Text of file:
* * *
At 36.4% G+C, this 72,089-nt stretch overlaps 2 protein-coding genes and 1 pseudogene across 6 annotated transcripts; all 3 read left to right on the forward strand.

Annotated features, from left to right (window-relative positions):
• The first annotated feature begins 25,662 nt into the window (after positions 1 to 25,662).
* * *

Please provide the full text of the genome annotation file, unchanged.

At 36.4% G+C, this 72,089-nt stretch overlaps 2 protein-coding genes and 1 pseudogene across 6 annotated transcripts; all 3 read left to right on the forward strand.

Annotated features, from left to right (window-relative positions):
• The first annotated feature begins 25,662 nt into the window (after positions 1 to 25,662).